The majority of the alcohol (aka the chemical ethanol) that enter our body is cleared via a two-step process involving two enzymes.
In the first step of alcohol metabolism, alcohol dehydrogenase (ADH) converts ethanol to acetaldehyde. Acetaldehyde is a toxic chemical. But is usually short-lived, because it is quickly converted to acetate by aldehyde dehydrogenase (ALDH) in the second step of alcohol metabolism. The end product acetate is easily broken down to carbon dioxide and water.
People with genetic variants in the alcohol metabolism pathway either generate acetaldehyde too quickly, or are unable to eliminate it fast enough. This results in the dangerous build up of acetaldehyde in the body, even when moderate amounts of alcohol is consumed.
A simple mouth swab is all we need to find out whether you have inherited DNA changes that affect your ability to metabolize alcohol, and may increase your risk of serious health complications.
People with genetic variants in the alcohol metabolism pathway either generate acetaldehyde too quickly, or are unable to eliminate it fast enough. This results in a dangerous build up of toxic acetaldehyde in the body, even when moderate amounts of alcohol are consumed.
ADH1B and ADH1C – converts ethanol to acetaldehyde (first step of alcohol metabolism). Variants increase ADH enzyme activity leading to the build up of acetaldehyde.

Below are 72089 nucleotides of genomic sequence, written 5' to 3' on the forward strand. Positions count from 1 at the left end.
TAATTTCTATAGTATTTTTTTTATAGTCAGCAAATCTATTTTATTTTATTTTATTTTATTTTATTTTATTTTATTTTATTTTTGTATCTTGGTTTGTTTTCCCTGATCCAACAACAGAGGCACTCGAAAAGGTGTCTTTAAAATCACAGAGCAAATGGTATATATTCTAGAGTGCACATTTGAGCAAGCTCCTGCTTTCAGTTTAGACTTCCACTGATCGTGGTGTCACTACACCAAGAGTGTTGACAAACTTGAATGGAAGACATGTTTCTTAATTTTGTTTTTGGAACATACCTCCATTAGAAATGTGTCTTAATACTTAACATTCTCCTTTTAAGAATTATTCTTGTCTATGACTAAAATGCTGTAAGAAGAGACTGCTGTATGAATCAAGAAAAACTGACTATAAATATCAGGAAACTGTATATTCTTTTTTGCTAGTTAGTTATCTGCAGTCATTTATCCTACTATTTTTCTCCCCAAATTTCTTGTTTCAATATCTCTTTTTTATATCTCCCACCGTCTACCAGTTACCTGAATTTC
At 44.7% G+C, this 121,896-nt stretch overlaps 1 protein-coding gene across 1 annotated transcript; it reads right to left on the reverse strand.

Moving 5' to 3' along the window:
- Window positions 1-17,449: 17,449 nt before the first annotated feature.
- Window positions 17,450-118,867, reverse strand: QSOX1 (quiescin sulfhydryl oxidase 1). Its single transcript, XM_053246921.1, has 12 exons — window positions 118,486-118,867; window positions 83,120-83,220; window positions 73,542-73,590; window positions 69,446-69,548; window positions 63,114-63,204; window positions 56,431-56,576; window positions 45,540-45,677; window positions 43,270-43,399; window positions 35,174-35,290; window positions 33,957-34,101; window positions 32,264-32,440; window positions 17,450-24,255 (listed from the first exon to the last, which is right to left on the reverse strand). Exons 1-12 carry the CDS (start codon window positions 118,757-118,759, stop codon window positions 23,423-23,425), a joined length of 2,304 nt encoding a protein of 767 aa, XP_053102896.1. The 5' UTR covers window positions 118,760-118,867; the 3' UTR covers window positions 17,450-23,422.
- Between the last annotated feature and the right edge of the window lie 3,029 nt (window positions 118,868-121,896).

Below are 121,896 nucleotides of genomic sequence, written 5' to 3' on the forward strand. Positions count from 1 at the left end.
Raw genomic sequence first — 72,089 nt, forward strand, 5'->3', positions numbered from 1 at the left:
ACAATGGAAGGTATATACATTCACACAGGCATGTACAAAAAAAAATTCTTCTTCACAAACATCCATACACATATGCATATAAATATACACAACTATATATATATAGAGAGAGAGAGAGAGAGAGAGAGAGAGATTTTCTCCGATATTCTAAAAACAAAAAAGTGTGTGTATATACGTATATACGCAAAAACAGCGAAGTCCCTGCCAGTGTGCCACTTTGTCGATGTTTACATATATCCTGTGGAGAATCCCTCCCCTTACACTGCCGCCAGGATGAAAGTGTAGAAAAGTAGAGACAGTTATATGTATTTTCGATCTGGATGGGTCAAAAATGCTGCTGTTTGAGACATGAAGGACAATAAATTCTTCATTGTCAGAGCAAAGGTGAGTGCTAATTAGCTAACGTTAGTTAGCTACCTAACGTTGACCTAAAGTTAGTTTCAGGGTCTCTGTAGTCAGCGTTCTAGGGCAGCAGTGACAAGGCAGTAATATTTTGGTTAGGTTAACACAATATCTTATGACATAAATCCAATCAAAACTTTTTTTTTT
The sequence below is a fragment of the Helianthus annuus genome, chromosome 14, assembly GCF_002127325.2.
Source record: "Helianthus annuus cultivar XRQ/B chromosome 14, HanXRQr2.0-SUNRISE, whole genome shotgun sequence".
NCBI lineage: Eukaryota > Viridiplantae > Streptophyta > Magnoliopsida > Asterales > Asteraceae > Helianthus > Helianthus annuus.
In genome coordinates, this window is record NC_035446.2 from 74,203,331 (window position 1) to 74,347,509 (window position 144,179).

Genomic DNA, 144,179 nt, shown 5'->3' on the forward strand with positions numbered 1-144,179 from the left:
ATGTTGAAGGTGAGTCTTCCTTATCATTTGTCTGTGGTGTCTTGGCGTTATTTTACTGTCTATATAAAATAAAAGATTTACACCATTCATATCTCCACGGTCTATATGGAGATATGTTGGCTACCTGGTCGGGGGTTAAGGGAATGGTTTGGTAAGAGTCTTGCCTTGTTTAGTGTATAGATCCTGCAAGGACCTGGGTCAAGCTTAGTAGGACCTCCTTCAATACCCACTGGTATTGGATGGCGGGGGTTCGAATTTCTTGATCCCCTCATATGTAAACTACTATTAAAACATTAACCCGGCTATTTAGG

ALDH2 – converts acetaldehyde to acetate (second step of alcohol metabolism). A common variant decreases ALDH enzyme activity, slowing the removal of toxic acetaldehyde.
HEALTH RISKS FOR HETEROZYGOTES
Heterozygotes are people who inherit two different versions of a particular gene. ADH1B, ADH1C and ALDH2 genes have a cumulative affect. For example,
Individuals with two slow ALDH2 alleles have:
– Zero detectable ALDH enzyme activity
– Severe side effects
Heterozygotes for ALDH2 (one fast allele and one slow allele) have:
– 30-50% reduction in ALDH enzyme activity
– Moderate side effects
– An increased risk of health complications
10-fold increase risk of esophageal cancer for moderate drinker
90-fold increased risk for heavy drinkers
If you are genetically susceptible, every drink you consume is harming your health
Immediate reactions: facial flushing, nausea, dizziness, headaches, increased heart rate, insomnia, severe hangovers
Increased risk of esophageal cancer: 10X increased risk for moderate drinkers and up to a 90X increased risk for heavy drinkers